Water conservation needs to become a way of life



During the summer of 2019, after stumbling across an article arguing the importance of saving water, I began to truly realize the significance of water conservation. 
Water is the most precious resource on this planet; without it, life on earth would cease to exist. We use water all the time, whether it is for agriculture, industrial or domestic purposes. Yet most people are under the impression that we have an endless water supply. After all, 71 percent of the Earth’s surface is made out of water. With this much water available to us, it would be impossible to run out, right?

The truth is, only 2.5 percent of the earth’s water is freshwater, while the rest is saltwater. This means that only 2.5 percent of all water on earth can be directly used. Not only that, out of the 2.5 percent, less than 1 percent of the freshwater is accessible to us, as most of it is permanently frozen in glaciers and icebergs.

After realizing how limited our water sources are, I felt shocked. It was absurd to me that most people, myself included, would ignore such an urgent problem that is in need of a solution, fast. I realized the issue was that most people simply do not know the limit to our water sources, and are not conscious about how much water we are using on a daily basis.

According to the United States Environmental Protection Agency, an average American family uses 300 gallons of water per day at home. Globally, we consume about 4 trillion cubic meters of fresh water every year.

These numbers are truly alarming. After realizing how limited our supply of freshwater is, I began to reflect on my own water usage. As someone who enjoys taking long showers and baths on a daily basis, whether it’s cold showers during the scorching summer or hot baths during chilly winters, I realize that I need to change my ways.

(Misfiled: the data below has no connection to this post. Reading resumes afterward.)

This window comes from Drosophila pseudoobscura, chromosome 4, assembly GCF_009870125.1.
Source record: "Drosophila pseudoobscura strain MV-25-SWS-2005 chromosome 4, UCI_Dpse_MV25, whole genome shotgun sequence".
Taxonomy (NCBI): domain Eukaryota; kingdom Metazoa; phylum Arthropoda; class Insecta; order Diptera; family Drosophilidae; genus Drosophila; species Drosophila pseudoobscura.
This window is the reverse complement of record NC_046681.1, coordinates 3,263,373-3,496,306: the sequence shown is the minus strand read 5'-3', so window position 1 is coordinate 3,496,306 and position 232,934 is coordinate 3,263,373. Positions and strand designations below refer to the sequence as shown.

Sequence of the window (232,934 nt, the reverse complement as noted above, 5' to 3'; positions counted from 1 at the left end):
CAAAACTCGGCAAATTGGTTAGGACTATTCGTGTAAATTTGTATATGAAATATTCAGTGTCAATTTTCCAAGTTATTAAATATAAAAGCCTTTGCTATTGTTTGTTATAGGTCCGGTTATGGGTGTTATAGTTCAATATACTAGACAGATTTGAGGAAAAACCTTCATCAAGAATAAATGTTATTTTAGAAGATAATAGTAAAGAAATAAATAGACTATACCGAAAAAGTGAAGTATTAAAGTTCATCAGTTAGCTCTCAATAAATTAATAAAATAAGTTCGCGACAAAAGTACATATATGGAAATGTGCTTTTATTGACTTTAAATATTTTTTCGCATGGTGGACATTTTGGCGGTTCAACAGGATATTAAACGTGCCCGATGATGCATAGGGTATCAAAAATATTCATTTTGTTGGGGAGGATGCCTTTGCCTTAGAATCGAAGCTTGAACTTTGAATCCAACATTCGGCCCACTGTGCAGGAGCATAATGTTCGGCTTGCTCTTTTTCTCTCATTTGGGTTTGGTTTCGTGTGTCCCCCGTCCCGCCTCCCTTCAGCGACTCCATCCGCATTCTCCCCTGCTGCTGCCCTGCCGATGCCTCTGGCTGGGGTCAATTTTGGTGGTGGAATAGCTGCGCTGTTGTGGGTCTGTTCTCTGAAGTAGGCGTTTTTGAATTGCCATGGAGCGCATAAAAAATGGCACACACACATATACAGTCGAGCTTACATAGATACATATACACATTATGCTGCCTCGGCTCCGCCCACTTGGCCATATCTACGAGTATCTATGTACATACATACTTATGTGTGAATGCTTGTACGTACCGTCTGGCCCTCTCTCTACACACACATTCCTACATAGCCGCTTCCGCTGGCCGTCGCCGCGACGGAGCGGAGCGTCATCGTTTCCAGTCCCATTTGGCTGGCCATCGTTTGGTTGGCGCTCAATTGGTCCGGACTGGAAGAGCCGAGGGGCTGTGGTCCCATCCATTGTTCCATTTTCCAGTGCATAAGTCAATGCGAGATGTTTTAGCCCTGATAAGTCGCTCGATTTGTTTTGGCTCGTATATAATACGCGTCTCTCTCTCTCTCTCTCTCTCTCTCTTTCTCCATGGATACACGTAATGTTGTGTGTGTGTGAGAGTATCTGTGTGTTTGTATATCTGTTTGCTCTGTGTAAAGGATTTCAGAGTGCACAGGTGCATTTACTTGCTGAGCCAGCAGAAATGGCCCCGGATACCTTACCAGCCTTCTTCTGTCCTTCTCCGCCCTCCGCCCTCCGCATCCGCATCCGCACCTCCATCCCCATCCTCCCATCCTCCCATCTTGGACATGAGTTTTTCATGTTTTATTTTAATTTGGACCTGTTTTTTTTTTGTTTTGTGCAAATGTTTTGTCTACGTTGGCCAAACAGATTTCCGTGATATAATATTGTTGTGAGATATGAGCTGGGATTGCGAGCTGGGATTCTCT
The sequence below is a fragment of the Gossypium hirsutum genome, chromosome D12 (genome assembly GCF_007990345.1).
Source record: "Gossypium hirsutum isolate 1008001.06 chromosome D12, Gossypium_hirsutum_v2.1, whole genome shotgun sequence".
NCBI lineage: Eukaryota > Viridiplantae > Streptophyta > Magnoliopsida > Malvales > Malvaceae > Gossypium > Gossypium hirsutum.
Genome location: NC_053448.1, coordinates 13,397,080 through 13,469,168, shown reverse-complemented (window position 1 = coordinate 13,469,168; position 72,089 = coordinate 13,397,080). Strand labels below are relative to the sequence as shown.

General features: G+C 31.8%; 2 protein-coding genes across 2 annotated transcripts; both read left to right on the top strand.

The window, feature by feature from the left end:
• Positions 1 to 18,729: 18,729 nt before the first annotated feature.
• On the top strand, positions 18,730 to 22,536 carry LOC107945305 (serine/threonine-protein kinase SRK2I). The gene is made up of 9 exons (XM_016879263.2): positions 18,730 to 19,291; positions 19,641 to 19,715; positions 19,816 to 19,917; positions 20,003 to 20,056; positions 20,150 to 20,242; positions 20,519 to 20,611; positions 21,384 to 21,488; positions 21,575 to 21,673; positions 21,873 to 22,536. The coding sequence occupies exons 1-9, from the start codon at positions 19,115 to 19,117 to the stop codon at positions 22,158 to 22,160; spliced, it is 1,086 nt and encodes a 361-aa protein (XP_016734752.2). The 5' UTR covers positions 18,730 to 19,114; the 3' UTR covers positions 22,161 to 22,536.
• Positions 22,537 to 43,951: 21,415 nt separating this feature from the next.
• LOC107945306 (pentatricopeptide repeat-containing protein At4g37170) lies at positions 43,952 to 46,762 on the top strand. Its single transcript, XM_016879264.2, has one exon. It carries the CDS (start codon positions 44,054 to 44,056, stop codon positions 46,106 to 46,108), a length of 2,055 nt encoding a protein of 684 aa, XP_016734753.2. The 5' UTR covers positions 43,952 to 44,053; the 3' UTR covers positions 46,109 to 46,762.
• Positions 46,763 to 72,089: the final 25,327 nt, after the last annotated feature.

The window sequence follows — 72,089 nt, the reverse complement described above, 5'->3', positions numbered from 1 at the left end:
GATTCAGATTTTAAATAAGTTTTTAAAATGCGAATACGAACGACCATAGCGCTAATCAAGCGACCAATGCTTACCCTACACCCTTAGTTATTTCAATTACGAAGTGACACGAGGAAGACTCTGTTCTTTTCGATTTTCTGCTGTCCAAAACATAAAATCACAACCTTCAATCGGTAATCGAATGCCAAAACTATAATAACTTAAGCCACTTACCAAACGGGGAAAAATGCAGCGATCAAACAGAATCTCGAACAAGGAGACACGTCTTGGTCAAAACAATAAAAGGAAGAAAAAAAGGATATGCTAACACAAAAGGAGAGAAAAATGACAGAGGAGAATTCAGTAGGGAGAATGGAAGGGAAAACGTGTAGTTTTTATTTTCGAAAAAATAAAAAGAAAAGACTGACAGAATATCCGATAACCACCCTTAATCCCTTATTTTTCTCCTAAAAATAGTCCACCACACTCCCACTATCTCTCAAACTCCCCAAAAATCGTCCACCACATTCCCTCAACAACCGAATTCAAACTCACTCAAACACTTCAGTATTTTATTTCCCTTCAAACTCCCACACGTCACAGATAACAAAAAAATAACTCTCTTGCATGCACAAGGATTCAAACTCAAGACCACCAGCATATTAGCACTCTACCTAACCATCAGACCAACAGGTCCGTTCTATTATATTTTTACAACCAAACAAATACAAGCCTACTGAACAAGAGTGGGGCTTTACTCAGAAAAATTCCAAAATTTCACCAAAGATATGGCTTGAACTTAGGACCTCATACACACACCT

Therefore, I decided to take on the challenge of saving as much water as I can. Starting small, I decided to set the goal of taking faster showers. It may surprise you that spending just one minute less in a shower per day could save an average of 1638 gallons of water each year.

According to the United States Geological Survey, showering is one of the most water consuming tasks in the household. Therefore, if we can all limit our time in the shower by a few minutes, we can save a significant amount of water over a period of time.

The faucets also uses up an alarming amount of water. Taking up 17% of all water consuming household tasks. This may sound simple, but turning off the faucet when you are not using it, for example, while brushing your teeth, shaving, rinsing dishes, instead of letting it run needlessly could make a significant difference.

Water conservation needs to become a way of life. Although it may seem that what you’re doing won’t make much of a difference to the world, impact comes in numbers. Saving water is the key to protecting human health, and our environment. It is up to all of us to take on the responsibility of using water with care.